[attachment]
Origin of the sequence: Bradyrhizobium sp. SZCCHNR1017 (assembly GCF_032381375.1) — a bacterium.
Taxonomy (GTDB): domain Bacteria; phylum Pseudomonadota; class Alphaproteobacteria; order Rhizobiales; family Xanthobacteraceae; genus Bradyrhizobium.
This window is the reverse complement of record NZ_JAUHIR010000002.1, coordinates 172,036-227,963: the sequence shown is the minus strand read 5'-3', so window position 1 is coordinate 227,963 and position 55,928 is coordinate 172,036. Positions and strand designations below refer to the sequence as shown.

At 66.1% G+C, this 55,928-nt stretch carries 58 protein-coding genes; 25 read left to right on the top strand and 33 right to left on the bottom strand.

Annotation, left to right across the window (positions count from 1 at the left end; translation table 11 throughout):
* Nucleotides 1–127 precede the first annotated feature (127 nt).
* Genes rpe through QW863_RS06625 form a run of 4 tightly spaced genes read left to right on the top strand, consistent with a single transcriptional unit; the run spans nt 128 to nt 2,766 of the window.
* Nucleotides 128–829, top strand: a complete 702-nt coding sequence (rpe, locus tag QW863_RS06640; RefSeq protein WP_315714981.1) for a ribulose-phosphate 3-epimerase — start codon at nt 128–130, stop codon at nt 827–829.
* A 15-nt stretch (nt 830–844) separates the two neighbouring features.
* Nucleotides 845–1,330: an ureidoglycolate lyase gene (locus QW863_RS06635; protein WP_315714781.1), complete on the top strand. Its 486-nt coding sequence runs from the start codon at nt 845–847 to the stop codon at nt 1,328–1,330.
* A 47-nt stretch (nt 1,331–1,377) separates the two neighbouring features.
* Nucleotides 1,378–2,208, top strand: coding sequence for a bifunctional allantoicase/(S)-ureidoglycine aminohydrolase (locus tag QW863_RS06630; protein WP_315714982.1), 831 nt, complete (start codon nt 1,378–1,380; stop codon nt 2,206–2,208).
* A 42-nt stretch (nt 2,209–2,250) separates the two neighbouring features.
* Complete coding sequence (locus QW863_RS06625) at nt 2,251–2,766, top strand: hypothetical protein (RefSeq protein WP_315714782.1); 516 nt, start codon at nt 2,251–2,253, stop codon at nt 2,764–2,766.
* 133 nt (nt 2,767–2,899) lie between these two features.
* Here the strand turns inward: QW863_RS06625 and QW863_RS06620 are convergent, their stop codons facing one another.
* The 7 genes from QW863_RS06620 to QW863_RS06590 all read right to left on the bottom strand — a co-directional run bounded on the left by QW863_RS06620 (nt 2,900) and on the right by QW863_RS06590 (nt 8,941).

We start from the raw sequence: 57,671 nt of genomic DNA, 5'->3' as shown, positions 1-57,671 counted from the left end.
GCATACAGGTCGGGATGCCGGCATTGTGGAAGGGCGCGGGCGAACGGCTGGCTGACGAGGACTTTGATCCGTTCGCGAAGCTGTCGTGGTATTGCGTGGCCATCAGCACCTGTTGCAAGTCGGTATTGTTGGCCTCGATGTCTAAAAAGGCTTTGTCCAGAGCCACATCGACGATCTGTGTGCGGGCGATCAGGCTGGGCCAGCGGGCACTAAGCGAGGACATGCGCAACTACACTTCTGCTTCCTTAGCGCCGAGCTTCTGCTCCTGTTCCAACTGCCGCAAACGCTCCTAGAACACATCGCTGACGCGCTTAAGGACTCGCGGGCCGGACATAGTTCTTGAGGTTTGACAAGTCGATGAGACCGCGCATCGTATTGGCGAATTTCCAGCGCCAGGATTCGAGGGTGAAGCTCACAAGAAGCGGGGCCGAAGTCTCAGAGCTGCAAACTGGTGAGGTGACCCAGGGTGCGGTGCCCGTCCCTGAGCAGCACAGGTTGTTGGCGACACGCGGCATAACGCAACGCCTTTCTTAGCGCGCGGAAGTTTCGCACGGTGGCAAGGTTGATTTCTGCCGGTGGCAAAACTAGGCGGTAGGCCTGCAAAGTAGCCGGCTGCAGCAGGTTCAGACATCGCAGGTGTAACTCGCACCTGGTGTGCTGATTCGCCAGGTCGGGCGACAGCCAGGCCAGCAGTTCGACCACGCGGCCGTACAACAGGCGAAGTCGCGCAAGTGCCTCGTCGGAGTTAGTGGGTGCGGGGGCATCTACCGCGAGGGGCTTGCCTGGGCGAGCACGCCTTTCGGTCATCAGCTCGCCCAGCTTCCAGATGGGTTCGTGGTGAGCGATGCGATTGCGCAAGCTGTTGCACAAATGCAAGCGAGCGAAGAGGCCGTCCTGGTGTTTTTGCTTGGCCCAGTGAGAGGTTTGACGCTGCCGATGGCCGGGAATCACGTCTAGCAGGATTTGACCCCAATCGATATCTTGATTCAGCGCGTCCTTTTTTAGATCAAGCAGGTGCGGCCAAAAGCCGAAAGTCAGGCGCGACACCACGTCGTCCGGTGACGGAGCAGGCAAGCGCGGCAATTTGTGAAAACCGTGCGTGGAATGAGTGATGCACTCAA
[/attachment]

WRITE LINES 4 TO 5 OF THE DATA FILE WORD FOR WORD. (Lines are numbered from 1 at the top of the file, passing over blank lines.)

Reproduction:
At 66.1% G+C, this 55,928-nt stretch carries 58 protein-coding genes; 25 read left to right on the top strand and 33 right to left on the bottom strand.

Annotation, left to right across the window (positions count from 1 at the left end; translation table 11 throughout):